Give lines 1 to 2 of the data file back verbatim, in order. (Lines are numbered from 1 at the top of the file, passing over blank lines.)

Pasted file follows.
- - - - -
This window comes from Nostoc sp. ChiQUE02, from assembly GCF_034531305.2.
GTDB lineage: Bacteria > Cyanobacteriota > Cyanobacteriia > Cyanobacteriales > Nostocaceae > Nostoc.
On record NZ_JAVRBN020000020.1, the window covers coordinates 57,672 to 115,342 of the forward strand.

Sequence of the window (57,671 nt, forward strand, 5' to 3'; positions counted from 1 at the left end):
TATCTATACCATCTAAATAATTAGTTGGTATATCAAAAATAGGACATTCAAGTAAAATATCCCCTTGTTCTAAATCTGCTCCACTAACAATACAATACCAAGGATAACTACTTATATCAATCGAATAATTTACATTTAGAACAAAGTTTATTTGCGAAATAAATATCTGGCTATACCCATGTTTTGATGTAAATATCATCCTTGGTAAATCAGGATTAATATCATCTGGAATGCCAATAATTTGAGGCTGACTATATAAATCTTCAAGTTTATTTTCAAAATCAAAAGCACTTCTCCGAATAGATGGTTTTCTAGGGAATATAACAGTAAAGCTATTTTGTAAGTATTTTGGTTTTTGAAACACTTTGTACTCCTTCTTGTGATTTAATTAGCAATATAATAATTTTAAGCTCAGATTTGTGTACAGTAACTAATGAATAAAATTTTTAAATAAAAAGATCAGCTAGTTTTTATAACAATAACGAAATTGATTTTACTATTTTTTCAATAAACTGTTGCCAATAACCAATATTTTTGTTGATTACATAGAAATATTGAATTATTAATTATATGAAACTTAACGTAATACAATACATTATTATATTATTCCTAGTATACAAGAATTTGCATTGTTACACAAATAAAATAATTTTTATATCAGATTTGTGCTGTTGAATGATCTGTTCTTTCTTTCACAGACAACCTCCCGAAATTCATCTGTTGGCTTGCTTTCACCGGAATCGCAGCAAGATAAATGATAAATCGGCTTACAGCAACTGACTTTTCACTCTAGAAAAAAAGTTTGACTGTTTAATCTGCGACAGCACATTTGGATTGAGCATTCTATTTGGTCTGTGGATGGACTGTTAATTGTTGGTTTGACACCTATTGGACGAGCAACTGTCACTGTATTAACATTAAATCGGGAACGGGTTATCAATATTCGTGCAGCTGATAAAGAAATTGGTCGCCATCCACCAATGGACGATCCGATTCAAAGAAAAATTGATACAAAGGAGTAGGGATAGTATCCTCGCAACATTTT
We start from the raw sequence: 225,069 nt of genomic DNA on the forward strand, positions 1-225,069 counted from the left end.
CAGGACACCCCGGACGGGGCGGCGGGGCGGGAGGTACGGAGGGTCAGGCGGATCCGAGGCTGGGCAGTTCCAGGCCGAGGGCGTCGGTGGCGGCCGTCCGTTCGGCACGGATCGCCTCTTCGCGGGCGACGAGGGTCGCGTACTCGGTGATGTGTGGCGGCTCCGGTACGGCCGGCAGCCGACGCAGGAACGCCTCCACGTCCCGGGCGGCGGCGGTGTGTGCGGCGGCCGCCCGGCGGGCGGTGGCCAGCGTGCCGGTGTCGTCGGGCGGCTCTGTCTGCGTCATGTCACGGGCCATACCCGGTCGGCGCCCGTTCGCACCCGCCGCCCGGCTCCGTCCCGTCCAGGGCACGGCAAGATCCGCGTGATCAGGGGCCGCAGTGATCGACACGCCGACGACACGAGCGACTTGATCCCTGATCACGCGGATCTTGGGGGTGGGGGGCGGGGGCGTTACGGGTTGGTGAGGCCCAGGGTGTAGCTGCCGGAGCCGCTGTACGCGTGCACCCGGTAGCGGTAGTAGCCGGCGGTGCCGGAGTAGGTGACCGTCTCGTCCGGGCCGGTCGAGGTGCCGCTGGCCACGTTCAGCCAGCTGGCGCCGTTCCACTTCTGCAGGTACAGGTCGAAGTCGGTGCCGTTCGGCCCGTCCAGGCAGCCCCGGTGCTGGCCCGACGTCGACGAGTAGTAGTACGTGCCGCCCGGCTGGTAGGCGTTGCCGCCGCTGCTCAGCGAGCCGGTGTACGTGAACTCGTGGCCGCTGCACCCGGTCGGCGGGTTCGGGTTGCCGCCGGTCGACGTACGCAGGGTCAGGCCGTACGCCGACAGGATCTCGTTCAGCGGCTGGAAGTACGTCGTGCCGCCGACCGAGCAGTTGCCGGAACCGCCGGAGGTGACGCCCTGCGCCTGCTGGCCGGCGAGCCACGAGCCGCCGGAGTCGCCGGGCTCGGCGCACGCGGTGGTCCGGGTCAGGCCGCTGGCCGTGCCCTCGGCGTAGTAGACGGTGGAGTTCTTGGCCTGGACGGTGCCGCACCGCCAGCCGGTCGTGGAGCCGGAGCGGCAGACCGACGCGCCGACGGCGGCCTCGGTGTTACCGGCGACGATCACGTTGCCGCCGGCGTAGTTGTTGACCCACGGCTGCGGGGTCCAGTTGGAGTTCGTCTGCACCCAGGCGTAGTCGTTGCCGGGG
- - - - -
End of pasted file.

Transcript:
This window comes from Nostoc sp. ChiQUE02, from assembly GCF_034531305.2.
GTDB lineage: Bacteria > Cyanobacteriota > Cyanobacteriia > Cyanobacteriales > Nostocaceae > Nostoc.